Graph Databases, as a concept, moves on from traditional databases such as MySQL, Oracle, and Postgre SQL where data is stored in the form of tables, rows and columns, to the modern whiteboard modelled representation of data. Moving forward from ‘Relational Databases’ to ‘Not Only Relational Database Management Systems’ has opened up avenues for developers to create innovative projects to visualise information and assess its worth in terms of customer and user planning.

(Table 1: A comparison of Relational Database Management Systems vs Graph Databases)


Using Cypher Query Language (CQL), Graph Databases allow engineers to quickly sift through large data dumps and retrieve relationships between independent records and visualise interconnected networks of relationships between recorded entities.  

Popularly acknowledged as one of the most effective Graph Database tools around, Neo4j provides a number of essential tools to assist developers.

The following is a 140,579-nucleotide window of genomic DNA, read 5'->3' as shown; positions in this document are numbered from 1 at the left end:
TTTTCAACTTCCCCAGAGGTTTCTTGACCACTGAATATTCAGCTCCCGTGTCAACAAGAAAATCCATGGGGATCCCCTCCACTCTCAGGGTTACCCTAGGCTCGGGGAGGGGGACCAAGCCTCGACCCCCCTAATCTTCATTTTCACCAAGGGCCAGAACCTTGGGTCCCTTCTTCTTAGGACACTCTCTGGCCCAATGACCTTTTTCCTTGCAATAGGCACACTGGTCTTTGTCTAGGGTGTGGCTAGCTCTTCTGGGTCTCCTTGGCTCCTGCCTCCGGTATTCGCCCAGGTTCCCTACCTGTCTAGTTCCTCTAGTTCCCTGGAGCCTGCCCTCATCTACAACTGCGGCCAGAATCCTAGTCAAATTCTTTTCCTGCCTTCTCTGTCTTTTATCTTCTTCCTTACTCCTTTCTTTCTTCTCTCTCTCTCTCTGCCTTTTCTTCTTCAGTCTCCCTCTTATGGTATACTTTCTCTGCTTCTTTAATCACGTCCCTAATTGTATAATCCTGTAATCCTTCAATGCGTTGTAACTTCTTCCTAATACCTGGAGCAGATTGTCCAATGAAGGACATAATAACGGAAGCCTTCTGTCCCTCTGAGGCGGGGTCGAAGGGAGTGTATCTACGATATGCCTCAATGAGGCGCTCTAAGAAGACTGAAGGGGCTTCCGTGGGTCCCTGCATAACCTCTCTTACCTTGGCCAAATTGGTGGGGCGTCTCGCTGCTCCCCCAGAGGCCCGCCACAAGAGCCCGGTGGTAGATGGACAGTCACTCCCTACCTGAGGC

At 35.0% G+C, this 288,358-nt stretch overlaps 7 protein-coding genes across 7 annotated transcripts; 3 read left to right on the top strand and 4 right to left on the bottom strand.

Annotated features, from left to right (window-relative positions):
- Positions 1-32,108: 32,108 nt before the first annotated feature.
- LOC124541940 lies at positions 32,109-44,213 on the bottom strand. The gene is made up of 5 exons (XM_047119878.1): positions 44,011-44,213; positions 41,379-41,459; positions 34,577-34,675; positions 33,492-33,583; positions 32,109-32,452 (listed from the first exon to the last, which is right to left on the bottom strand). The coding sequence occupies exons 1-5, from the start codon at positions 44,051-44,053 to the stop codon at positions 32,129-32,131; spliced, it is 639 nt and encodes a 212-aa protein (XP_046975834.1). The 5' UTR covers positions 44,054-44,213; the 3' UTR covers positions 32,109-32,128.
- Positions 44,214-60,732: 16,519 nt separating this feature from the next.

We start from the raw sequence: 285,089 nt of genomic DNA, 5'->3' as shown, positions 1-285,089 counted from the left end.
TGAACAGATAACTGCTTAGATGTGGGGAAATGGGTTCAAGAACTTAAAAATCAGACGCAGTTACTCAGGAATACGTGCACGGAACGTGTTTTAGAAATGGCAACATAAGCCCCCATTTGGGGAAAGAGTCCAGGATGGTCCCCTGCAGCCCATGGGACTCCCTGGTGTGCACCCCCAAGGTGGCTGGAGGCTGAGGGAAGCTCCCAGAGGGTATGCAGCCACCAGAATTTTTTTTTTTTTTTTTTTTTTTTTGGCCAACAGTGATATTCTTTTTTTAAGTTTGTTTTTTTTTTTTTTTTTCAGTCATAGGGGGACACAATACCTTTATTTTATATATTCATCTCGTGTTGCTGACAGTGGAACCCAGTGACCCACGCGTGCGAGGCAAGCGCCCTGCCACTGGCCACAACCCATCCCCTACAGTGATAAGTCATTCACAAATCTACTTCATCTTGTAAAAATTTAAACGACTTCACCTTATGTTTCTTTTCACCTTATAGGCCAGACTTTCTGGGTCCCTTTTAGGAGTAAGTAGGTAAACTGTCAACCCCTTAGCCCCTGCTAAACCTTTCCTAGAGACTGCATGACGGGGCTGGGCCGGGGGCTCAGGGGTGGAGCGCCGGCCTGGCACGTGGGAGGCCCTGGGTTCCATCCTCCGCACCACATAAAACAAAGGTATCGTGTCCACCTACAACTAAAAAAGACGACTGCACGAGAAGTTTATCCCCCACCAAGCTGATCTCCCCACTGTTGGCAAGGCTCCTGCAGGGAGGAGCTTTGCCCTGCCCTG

The main features of Neo4j are as follows:

  1. ACID for Data Integrity (Atomic, Consistent, Isolated, Durable)
  2. Flexible Schema
  3. High Performance Query Execution
  4. Cypher Query Language
  5. Scale and Performance
  6. Advanced Causal Clustering
  7. Built in Tooling and Visualisation
  8. Drivers for popular languages and framework
  9. Seamless data import
  10. Cloud ready deployment
  11. Elastic Scalability
  12. In-Memory Page Cache
  13. Hot Backups

Neo4j also lists a number of impressive case studies in areas of engineering such as:


Neo4j provides a free online demo here which can be trialled before downloading the application.


Setting up Neo4j on Windows – a ‘How-to-guide’

The installation of Neo4j on windows can be carried out using a desktop installer and zip archive file (as a console application or as a windows service). Follow the instructions below:

(Fig 2: Screenshot of Neo4j download page. We downloaded the ‘Community Edition’)


  • Select the version that is compatible with your operating system.

(Fig 3: Screenshot – download compatible version)


  • Double click on the downloaded file in the local disk to start the installation.

(Fig 4: Specify the installation location and click on ‘Next’ to proceed with the installation)